Imago Theatre’s two shows continue; FROGZ, a tale of frogs, penguins, cats, and inanimate objects combined with physical comedy and fantastical costumes that upends the viewers sense of reality and HOTEL GONE, in which five dancing travelers push, pull, and shove in a hotel lobby “where identities shift, love is uncertain, and souls search for substance Checking-in and checking-out take on new meaning as live music drifts through HOTEL GONE as the dancers are propelled through coat racks, exiting and entering a world of timeless seduction and trapped mysteries.”

Butoh dancer Paula Helen. Photo by Erica Howard.

Closing out the year will be Mood Factory #2: Bones and Flowers, hosted by Dan Reed Miller, Ben Martens, and Hank Logan, at 7 pm on December 30th at The Headwaters Theatre in North Portland. This eclectic evening of performances by an array of movement, theater, and music practitioners addresses spirituality and mythology, issues of gender and culture, racial justice and cultural appropriation, sexuality, feminism, matriarchy, and our innate connection to nature and ritual.

The featured artists are; Butoh artist Paula Helen, actor, dancer, director, practitioner and teacher of Action Theater improvisation Mary Rose, dancer and visiting Butoh teacher Nathan Montgomery, dancer, performance artist, improvisor, physical comedian, ritual creator, Butoh practitioner, and lighting wizard Hank Logan, dancer Alison Krochina, renaissance man, performance artist, dancer, electronic sound/musician, producer, Butoh practitioner Ben Martens, and Dan Reed Miller.

Have a wonderful holiday season. Celebrate with love and light, and see you in the new year with more dance.

Upcoming Performances

January
January 6, Community Dance Day, NW Dance Project
January 8, Free Dance Day, BodyVox Dance Center
January 12-13, I drowned in moonlight, strangled by my own bra, Leah Theresa Wilmoth
January 12, Love Heals All Wounds, Lil’ Buck and Jon Boogz, Presented by Portland’5 Center for the Arts
January 10-11, Tesla: Light, Sound, Color, Harmonic Laboratory, Eugene
January 13, Tesla: Light, Sound, Color, Harmonic Laboratory, Portland
January 15, Tesla: Light, Sound, Color, Harmonic Laboratory, Bend
January 18, Zoe Jakes & Special Guests: A Dance & Variety Revue, Presented by Narcissa Productions LLC
January 18-28, Fertile Ground Festival of New Work/Groovin’ Greenhouse
January 19, The Global Street Dance Masquerade Presentation and Film, Portland Art Museum
January 21, M/f duet + Teething, Marissa Rae Niederhauser (Berlin) and Aaron Swartzman (Seattle), Performance Works NW Alembic Artists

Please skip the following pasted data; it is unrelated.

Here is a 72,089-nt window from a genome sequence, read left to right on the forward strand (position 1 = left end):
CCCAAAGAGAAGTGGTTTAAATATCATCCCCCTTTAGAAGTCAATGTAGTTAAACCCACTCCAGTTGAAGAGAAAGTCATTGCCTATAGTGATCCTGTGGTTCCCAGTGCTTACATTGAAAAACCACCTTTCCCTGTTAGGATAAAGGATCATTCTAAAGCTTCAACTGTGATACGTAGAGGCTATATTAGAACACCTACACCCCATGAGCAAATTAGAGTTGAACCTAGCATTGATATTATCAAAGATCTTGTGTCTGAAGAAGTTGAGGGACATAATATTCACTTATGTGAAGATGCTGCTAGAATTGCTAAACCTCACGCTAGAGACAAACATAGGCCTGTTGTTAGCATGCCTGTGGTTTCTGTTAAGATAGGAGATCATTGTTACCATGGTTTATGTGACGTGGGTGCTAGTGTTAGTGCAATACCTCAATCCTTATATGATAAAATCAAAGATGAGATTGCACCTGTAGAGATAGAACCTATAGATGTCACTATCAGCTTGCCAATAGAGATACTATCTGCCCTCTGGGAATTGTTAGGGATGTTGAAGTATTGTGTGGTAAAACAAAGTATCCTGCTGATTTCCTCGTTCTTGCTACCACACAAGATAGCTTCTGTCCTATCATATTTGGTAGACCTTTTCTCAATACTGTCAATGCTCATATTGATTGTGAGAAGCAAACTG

January 25-27, Rennie Harris Puremovement, presented by White Bird
January 28, Garden of Earthly Delights with Salem Concert Band (World premiere), Rainbow Dance Theatre, Independence

February
February 1-10, The skinner|kirk DANCE ENSEMBLE, presented by BodyVox
February 3-25, Chitra The Girl Prince, NW Children’s Theatre, Anita Menon
February 4, The Lady Of The Camellias, Bolshoi Ballet in Cinema Live from Moscow
February 15, Faculty Dance Concert featuring guest artist Vincent Mantsoe, Hosted by University of Oregon School of Music and Dance
February 17-18, Pink Martini, Eugene Ballet Company, Eugene
February 18, Chapel Theatre Open House, Chapel Theatre
February 21, Mark Morris Dance Group, presented by White Bird
February 23-25, Configure, PDX Contemporary Ballet
February 24-March 4, Alice (in wonderland), choreography by Septime Webre, performed by Oregon Ballet Theatre

March
March 1-3, Urban Bush Women, presented by White Bird
March 4, The Flames Of Paris, Bolshoi Ballet in Cinema Live from Moscow
March 8-10, Jessica Lang Dance, presented by White Bird
March 14, Compañia Jesús Carmona, presented by White Bird
March 15-17, HEDDA, NW Dance Project
March 22-24, To Have It All, choreography by Katie Scherman, presented by BodyVox

April
April 4, iLumiDance, Rainbow Dance Theatre, Corvallis
April 5, Earth Angel and other repertory works, Rainbow Dance Theatre, Corvallis
April 5-7, Stephen Petronio Company, presented by White Bird
April 8, Giselle, Bolshoi Ballet in Cinema Live from Moscow
April 9, Noontime Showcase: Jefferson Dancers, Presented by Portland’5
April 12-14, Contact Dance Film Festival, presented by BodyVox and Northwest Film Center
Apr 14-25, Peer Gynt with Orchestra Next, Eugene Ballet Company, Eugene
April 12-21, Man/Woman, choreography by Mikhail Fokine, Darrell Grand Moultrie, Nicolo Fonte, James Canfield, Jiří Kylián, performed by Oregon Ballet Theatre